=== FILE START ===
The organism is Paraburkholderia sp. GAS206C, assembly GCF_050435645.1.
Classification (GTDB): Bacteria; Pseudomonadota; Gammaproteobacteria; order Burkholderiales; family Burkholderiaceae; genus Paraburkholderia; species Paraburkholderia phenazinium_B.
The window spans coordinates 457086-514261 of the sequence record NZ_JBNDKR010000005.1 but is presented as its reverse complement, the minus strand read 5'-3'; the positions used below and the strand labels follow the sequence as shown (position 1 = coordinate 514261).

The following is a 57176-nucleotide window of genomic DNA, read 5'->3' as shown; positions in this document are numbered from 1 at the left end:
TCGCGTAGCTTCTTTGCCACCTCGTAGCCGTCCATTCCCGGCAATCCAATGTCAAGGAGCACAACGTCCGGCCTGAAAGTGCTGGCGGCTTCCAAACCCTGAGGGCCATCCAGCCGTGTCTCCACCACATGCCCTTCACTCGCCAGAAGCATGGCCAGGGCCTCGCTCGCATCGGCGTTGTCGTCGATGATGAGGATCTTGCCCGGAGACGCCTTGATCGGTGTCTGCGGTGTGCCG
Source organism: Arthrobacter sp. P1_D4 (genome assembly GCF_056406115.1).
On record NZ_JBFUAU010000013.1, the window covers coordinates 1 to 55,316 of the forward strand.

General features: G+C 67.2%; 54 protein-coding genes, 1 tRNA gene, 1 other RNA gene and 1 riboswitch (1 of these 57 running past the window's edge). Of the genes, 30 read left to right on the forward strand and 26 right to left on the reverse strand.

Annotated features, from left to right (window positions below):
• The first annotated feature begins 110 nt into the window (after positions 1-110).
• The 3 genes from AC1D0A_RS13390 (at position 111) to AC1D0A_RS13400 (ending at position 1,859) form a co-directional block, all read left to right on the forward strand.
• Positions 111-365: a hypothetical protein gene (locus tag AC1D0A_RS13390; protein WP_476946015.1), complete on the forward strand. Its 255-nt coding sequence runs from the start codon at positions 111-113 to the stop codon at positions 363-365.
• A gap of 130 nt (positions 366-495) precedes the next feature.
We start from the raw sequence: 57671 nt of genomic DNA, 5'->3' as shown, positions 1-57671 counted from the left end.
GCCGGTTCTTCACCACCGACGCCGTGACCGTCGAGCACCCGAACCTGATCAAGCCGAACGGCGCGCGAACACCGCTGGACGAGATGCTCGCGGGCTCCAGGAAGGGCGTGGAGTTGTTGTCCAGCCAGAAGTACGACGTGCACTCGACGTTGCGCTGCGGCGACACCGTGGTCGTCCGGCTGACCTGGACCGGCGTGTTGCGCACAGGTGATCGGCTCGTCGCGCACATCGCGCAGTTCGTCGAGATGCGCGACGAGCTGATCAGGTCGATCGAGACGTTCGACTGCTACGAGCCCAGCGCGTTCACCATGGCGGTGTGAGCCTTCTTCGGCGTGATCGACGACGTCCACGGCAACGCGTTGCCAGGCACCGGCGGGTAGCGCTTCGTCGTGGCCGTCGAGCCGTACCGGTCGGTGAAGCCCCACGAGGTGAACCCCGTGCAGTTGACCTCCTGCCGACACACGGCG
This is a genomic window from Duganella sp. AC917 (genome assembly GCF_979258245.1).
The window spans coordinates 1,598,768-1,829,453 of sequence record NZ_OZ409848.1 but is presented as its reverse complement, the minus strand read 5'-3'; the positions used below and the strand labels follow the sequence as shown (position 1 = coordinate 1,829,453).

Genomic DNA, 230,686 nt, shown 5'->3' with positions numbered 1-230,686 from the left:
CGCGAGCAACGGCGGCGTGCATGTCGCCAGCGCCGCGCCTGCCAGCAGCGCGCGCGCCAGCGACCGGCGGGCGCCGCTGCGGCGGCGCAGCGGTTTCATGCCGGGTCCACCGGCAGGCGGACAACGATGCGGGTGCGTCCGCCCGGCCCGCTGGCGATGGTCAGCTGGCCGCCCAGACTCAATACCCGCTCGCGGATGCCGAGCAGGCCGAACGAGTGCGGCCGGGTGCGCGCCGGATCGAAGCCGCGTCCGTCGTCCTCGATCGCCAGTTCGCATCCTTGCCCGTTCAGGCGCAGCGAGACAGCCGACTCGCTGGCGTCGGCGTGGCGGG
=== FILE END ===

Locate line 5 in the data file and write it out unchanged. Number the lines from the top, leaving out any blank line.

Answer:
TCGCGTAGCTTCTTTGCCACCTCGTAGCCGTCCATTCCCGGCAATCCAATGTCAAGGAGCACAACGTCCGGCCTGAAAGTGCTGGCGGCTTCCAAACCCTGAGGGCCATCCAGCCGTGTCTCCACCACATGCCCTTCACTCGCCAGAAGCATGGCCAGGGCCTCGCTCGCATCGGCGTTGTCGTCGATGATGAGGATCTTGCCCGGAGACGCCTTGATCGGTGTCTGCGGTGTGCCG